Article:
Feeling tired in pregnancy is a common experience. But at what point does normal tiredness or fatigue become something to be concerned about? And what can you do if you’re feeling as if it’s all just a big struggle?
What is pregnancy fatigue?
Most women feel tired during pregnancy and it’s common, at times, to feel exhausted. It’s worth remembering that 24 hours/day your body is growing and supporting a baby towards independent life. It’s no wonder you’re feeling tired!
In the first trimester especially, hormonal changes are significant. Some people believe that pregnancy fatigue is nature’s way of ensuring pregnant women rest and don’t overexert themselves. This is a protective mechanism to ensure the baby’s survival.
Symptoms of pregnancy fatigue
- Pregnancy fatigue covers a range of symptoms, not all of them tiredness related. Nausea, light headedness and feeling forgetful are all part of the group of symptoms grouped under the title of pregnancy fatigue.
- Feeling tired even though you may be sleeping well.
- Waking up feeling tired rather than refreshed and energized.
- Not having stamina for usual activities.
- Feeling very tired after a few hours at work.
- Not being as interested in things you may usually find fascinating.
What causes pregnancy fatigue?
The most common cause of pregnancy fatigue is hormonal influence. Progesterone rises quickly in early pregnancy and many women feel its effects in the first few weeks after their pregnancy is confirmed. In fact, exhaustion is often one of the first signs of pregnancy, even before a missed period.
Extra circulating blood volume is another cause of pregnancy fatigue. The placenta and uterus require a greater volume of blood to help support the growing baby. But it also means the mother’s heart and lungs need to work harder.
Caring for older children, working outside the home and other demands all contribute to pregnancy fatigue.
How long does pregnancy fatigue last?
Most women report feeling less exhausted in their second and third trimesters of pregnancy. However, this depends on what else if going on in a mother’s life.
What to avoid
- Getting up too quickly. Many pregnant women experience blood pressure changes during pregnancy and standing up suddenly can cause a drop in B.P. Fainting can happen if the brain isn’t receiving sufficient oxygen.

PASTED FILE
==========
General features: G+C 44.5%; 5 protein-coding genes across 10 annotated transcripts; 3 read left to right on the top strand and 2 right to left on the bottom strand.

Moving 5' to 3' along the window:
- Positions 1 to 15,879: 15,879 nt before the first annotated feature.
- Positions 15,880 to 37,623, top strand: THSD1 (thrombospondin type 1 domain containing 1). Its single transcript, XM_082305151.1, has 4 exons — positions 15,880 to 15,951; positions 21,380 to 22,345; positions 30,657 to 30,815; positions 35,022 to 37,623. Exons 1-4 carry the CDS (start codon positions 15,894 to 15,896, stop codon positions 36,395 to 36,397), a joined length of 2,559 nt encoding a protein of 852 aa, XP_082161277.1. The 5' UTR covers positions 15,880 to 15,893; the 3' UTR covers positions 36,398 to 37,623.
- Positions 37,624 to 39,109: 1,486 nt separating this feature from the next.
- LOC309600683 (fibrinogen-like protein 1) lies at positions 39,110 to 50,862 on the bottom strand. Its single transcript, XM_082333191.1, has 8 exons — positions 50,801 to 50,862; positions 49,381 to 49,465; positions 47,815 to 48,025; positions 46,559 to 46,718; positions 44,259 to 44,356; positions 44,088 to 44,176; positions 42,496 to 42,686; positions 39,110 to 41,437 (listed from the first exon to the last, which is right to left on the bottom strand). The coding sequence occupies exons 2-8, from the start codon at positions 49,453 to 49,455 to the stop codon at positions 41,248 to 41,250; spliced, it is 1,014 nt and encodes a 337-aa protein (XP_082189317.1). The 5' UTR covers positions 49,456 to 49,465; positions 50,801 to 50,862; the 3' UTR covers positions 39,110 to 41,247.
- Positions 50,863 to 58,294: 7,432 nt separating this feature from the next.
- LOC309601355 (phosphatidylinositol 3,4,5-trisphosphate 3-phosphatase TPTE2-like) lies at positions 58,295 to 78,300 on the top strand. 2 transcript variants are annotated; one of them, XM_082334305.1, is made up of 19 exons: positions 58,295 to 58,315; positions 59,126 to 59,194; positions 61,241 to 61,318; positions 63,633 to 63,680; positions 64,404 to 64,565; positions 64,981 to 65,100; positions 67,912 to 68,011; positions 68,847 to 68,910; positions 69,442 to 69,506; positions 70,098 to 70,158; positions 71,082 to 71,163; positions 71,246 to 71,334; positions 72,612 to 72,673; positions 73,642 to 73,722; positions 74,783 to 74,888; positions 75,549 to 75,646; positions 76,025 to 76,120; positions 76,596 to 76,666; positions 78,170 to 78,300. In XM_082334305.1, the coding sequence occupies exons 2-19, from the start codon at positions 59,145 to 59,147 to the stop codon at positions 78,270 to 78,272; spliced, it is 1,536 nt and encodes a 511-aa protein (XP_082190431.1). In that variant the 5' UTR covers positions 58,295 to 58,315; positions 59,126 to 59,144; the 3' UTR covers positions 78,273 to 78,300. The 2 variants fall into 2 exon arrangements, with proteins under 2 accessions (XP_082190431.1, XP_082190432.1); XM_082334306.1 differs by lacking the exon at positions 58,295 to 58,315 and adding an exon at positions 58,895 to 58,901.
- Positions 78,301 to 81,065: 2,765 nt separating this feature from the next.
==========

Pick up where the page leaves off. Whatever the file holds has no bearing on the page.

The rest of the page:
- Having long breaks between meals. If your blood sugar is low, you’re more likely to feel tired and faint. Eat something every couple of hours and remember not to miss meals.
- Drinking large volumes of water in the evening. This will contribute to having to get up to the toilet overnight.
- Taking on too much during your pregnancy e.g. home renovation, a new job, moving house and other activities which will add stress to your life.
Potential impact on your baby
As far as we know, there is no harm to the developing baby from maternal pregnancy fatigue. The baby is protected in all sorts of ways to grow until it is ready to be born.
What’s the good news about pregnancy fatigue?
Pregnancy fatigue does not harm a mother or her baby. While it is an unpleasant experience, it does not cause any health risks or pregnancy complications.
What to do for pregnancy fatigue
- Self care is important. Eat a healthy and nutritious diet and avoid eating kilojoule dense but nutritionally empty food.
- Rest when you can. Even if you can’t sleep during the day lie down and try to relax.
- Remember, it’s important to always lie down and sleep on your side, especially in late pregnancy. This will help the flow of blood and oxygen to your baby.
- Open a window and get some fresh air. Get up and stretch, do some exercise and move around.
- Stay well hydrated and drink plenty of water. Avoid drinking too much coffee, caffeinated or energy drinks as a means of staying alert. Check information on recommended caffeine intake during pregnancy.
- Listen to mindfulness apps and interesting podcasts. When feeling exhausted, it can help to focus on something else rather than how we feel.
Top five tips for dealing with pregnancy fatigue
- Be kind to yourself. For a lot of women, pregnancy isn’t easy and it’s reasonable to do whatever you can just to get through.
- Avoid standing for long periods of time. Sit and rest when you can, even 5-10 minutes resting can make a difference.
- Make your bedroom a nurturing place. Remove clutter and ensure you have good ventilation and light. Use nice bed linen, have water handy and a night light for reading. Turn off your phone and digital devices at least one hour before going to bed.
- Avoid gaining too much weight in your pregnancy. Check information about BMI, weight and pregnancy.
- Go for a walk, even if you’re feeling tired. This will help to lift your mood and spread oxygen around your body.
It’s important to exclude any underlying physical reason for pregnancy fatigue and exhaustion. Low iron can contribute and this is a common condition in pregnancy. A blood test to check for anemia, as well as thyroid function can be ordered by your maternity care provider if you’re concerned.
When will I feel less exhausted?
Pregnancy fatigue is generally at its peak in the first trimester of pregnancy when the baby is forming. Most women report they feel better in their 2nd and 3rd trimesters.
I’m exhausted by 7pm and want to go to bed, is that normal?
It can be. Listen to your body and don’t try to stay up late even though your body is telling you to go to bed.
Written and reviewed by Jane Barry, midwife and child health nurse on 17/04/20.